The Apostle informed the Corinthians in response to their dilemma was that neither eating nor not eating the food was of any spiritual consequence. The correct application of the solution to the problem deals with how the believer exercises his freedom. Paul informed the congregants at 1 Corinthians 8:7-8, “However, there is not in everyone that knowledge; for some, with consciousness of the idol, until now eat it as a thing offered to an idol; and their conscience, being weak, is defiled. But food does not commend us to God; for neither if we eat are we the better, nor if we do not eat are we the worse.” (NKJV) Paul informs the Corinthian believers they have the freedom to go into the temples of the heathens and eat of their sacrifices. However, he warns them of the harm to fellow believers who are not as strong in their belief system regarding this issue. The gospel is to turn men into believers. Some converted from idolatry. They are not physically or spiritually weak, but they lack a full understanding. They see others partaking of their liberty to eat of what their conscience considers a sin and eat also. This causes them to join in to be one of the crowds and eat, but they defile their body because it is against their conscience, even though the eating of the sacrificial meat matters not to God. If your conscience condemns a certain act and you go ahead and commit it, then you have sinned. “But he who doubts is condemned if he eats, because he does not eat from faith; for whatever is not from faith is sin.”(Romans 14:23 NKJV)

In continuing to explain the correct application Paul expressed deep concern for the weak brothers in 1 Corinthians 8:9-11, “But beware lest somehow this liberty of yours become a stumbling block to those who are weak. For if anyone sees you who have knowledge eating in an idol’s temple, will not the conscience of him who is weak be emboldened to eat those things offered to idols? And because of your knowledge shall the weak brother perish, for whom Christ died?” (NKJV) The actions of those who abuse their liberty to eat in the idolatrous temples because they possessed the proper understanding may become the stumbling block and downfall for these weak brothers from Christianity and reversion to heathenism and the worship of idols. There is absolutely nothing to gain by eating, but there might be much to lose if a weak Christian stumbles. If Christ loved us so much that he died for us, believers must not hinder the spiritual progress of anyone by doing something to cause them to stumble. The issue of whether to eat meat or not is not worth it.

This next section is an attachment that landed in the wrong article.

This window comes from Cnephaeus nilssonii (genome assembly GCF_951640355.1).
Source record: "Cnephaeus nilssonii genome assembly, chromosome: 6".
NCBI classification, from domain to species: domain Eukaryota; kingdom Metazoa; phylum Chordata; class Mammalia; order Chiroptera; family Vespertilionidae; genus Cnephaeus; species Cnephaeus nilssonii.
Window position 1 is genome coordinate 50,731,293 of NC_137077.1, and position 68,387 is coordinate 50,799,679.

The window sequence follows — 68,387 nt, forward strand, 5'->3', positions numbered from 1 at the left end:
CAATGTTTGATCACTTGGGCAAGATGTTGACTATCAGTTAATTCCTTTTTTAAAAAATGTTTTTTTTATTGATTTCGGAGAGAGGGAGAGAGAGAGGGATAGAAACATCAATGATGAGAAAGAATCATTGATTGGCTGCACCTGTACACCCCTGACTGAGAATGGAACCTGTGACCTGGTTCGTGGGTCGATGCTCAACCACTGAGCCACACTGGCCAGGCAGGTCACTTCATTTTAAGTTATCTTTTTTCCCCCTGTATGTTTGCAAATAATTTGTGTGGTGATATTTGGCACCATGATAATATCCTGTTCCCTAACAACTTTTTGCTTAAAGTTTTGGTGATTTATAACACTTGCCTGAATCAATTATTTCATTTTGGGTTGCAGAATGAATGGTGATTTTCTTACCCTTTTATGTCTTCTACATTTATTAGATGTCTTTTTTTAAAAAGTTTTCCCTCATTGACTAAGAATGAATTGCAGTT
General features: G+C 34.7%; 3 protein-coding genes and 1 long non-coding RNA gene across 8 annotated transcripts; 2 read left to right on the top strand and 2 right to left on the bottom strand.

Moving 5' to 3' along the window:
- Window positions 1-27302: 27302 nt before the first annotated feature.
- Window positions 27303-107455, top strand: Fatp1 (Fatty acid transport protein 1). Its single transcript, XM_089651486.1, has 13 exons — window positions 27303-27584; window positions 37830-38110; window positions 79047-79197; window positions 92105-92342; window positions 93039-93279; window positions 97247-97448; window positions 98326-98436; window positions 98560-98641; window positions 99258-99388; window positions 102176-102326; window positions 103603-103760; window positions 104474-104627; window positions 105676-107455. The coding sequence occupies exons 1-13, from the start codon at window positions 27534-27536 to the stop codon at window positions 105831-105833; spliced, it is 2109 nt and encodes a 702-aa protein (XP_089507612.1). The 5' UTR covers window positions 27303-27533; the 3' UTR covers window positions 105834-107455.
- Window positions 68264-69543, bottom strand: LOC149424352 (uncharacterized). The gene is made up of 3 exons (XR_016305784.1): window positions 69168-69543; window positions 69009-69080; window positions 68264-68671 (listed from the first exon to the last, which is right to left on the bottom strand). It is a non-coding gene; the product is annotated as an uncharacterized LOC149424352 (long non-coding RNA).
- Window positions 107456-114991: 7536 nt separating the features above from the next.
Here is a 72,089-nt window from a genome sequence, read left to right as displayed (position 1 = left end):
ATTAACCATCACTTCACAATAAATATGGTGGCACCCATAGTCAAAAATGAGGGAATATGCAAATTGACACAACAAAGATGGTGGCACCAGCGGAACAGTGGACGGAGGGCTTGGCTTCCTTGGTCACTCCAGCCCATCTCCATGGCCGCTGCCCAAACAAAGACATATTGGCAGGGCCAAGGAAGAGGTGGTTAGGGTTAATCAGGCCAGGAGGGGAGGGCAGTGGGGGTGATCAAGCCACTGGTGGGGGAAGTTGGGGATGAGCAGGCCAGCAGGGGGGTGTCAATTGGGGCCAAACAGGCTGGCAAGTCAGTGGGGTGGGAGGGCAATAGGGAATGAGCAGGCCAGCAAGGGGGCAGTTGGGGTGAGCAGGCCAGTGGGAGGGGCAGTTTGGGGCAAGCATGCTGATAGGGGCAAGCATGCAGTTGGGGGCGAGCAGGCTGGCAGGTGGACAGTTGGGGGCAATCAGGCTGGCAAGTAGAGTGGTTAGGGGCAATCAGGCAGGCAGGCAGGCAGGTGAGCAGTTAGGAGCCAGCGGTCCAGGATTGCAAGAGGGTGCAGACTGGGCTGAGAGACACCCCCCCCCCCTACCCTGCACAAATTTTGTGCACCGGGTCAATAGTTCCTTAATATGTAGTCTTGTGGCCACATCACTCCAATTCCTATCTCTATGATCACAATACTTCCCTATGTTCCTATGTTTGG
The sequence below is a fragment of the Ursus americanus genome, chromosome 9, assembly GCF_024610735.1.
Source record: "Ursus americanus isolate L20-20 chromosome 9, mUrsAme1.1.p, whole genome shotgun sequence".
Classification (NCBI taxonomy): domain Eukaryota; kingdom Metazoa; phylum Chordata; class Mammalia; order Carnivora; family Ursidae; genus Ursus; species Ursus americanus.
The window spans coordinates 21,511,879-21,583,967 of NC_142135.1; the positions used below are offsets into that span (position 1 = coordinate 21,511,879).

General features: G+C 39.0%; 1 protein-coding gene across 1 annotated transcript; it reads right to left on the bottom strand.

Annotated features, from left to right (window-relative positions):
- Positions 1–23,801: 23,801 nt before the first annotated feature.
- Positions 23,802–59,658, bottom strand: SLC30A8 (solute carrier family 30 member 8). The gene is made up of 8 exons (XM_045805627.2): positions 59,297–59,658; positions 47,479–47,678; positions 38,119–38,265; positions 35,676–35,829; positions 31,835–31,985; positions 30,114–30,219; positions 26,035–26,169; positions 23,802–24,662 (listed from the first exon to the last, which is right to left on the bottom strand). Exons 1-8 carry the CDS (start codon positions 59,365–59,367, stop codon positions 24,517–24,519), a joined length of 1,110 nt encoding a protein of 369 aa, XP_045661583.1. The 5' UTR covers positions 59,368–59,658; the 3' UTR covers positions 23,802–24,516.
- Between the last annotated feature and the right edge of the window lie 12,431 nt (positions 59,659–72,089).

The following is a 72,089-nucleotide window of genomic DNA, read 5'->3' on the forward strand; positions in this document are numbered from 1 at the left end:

Love builds up. Paul encouraged the believers to deny themselves even what is lawful in order to prevent the weak brethren from stumbling. Further, he declared that an injury done to a Christian is an injury to Christ Himself. The Apostle was so adamant he taught in 1 Corinthians 8:12-13, “But when you thus sin against the brethren, and wound their weak conscience, you sin against Christ. Therefore, if food makes my brother stumble, I will never again eat meat, lest I make my brother stumble.” (NKJV) Paul was so offended by the resulting injury to the weaker brothers and Christ that he made himself an example of one who no longer ate meat. He waived his valuable liberty for the more important purpose of never in his life wounding the brethren with weaker consciences. His love for them built them up and did not place them in danger of eternal self-destruction of the soul due to sin.

Today’s lesson was about the weaker Christian stumbling due to the eating of meat. However, there are many subjects which become gray areas and the love of Christian believers MUST build. For example, there are some who do not acknowledge female ministers at all. Some can handle them as long as they do not get in their pulpit. For some strange reason they do not understand the pulpit is simply manmade wood, but it becomes a status symbol for some. These weak brethren base their belief upon the written declaration by Apostle Paul when he was attempting to put order in the worship of the Corinthians in the speaking of tongues and prophecy. It is written at 1 Corinthians 14:34-36, “Women should remain silent in the churches. They are not allowed to speak, but must be in submission, as the law says. If they want to inquire about something, they should ask their own husbands at home; for it is disgraceful for a woman to speak in the church. Or did the word of God originate with you? Or are you the only people it has reached?” (NKJV) To keep the weak brethren from stumbling it is best to sit in the congregation for a lifetime. A female minister knows her calling truly comes from God and He will give her the purpose for the call. She knows that it is written by the prophet at Joel 2:20, “And afterward, I will pour out my Spirit on all people. Your sons and daughters will prophesy, your old men will dream dreams, your young men will see visions.” (NKJV) Part of her test will be to remain strong in the LORD and not allow others to stumble by building them up in love.

Written by Deborah C Davis